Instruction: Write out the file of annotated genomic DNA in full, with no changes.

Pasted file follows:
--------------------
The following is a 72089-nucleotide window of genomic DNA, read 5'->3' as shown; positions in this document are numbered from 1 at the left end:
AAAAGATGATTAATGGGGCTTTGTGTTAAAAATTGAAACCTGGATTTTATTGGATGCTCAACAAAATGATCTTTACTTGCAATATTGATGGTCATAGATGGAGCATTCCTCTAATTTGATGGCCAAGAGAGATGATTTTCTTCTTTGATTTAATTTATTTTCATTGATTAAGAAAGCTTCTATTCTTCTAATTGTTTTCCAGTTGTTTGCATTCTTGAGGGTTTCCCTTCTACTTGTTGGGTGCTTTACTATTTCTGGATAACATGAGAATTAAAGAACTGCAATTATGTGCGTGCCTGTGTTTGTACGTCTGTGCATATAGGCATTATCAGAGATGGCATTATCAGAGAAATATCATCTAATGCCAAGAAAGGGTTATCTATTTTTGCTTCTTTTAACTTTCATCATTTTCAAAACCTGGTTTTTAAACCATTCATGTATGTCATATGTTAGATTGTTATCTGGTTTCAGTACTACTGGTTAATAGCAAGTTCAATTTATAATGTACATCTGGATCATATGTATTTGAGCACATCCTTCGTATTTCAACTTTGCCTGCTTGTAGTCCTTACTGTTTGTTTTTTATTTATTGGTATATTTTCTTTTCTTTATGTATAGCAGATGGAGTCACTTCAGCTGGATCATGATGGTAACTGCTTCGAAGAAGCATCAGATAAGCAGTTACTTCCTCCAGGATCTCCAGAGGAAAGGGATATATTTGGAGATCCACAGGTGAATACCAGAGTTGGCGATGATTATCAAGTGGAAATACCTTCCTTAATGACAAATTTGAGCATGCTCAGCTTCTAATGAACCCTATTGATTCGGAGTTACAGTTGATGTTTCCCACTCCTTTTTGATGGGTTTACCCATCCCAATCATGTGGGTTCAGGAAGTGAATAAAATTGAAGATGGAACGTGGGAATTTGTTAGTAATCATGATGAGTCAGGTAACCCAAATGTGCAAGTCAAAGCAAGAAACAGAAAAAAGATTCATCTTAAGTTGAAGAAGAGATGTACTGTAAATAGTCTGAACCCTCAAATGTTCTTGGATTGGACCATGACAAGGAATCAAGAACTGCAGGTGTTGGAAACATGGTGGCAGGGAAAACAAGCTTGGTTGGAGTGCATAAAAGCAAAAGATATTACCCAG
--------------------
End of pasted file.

The following is a 72089-nucleotide window of genomic DNA, read 5'->3' as shown; positions in this document are numbered from 1 at the left end:
AAAAGATGATTAATGGGGCTTTGTGTTAAAAATTGAAACCTGGATTTTATTGGATGCTCAACAAAATGATCTTTACTTGCAATATTGATGGTCATAGATGGAGCATTCCTCTAATTTGATGGCCAAGAGAGATGATTTTCTTCTTTGATTTAATTTATTTTCATTGATTAAGAAAGCTTCTATTCTTCTAATTGTTTTCCAGTTGTTTGCATTCTTGAGGGTTTCCCTTCTACTTGTTGGGTGCTTTACTATTTCTGGATAACATGAGAATTAAAGAACTGCAATTATGTGCGTGCCTGTGTTTGTACGTCTGTGCATATAGGCATTATCAGAGATGGCATTATCAGAGAAATATCATCTAATGCCAAGAAAGGGTTATCTATTTTTGCTTCTTTTAACTTTCATCATTTTCAAAACCTGGTTTTTAAACCATTCATGTATGTCATATGTTAGATTGTTATCTGGTTTCAGTACTACTGGTTAATAGCAAGTTCAATTTATAATGTACATCTGGATCATATGTATTTGAGCACATCCTTCGTATTTCAACTTTGCCTGCTTGTAGTCCTTACTGTTTGTTTTTTATTTATTGGTATATTTTCTTTTCTTTATGTATAGCAGATGGAGTCACTTCAGCTGGATCATGATGGTAACTGCTTCGAAGAAGCATCAGATAAGCAGTTACTTCCTCCAGGATCTCCAGAGGAAAGGGATATATTTGGAGATCCACAGGTGAATACCAGAGTTGGCGATGATTATCAAGTGGAAATACCTTCCTTAATGACAAATTTGAGCATGCTCAGCTTCTAATGAACCCTATTGATTCGGAGTTACAGTTGATGTTTCCCACTCCTTTTTGATGGGTTTACCCATCCCAATCATGTGGGTTCAGGAAGTGAATAAAATTGAAGATGGAACGTGGGAATTTGTTAGTAATCATGATGAGTCAGGTAACCCAAATGTGCAAGTCAAAGCAAGAAACAGAAAAAAGATTCATCTTAAGTTGAAGAAGAGATGTACTGTAAATAGTCTGAACCCTCAAATGTTCTTGGATTGGACCATGACAAGGAATCAAGAACTGCAGGTGTTGGAAACATGGTGGCAGGGAAAACAAGCTTGGTTGGAGTGCATAAAAGCAAAAGATATTACCCAG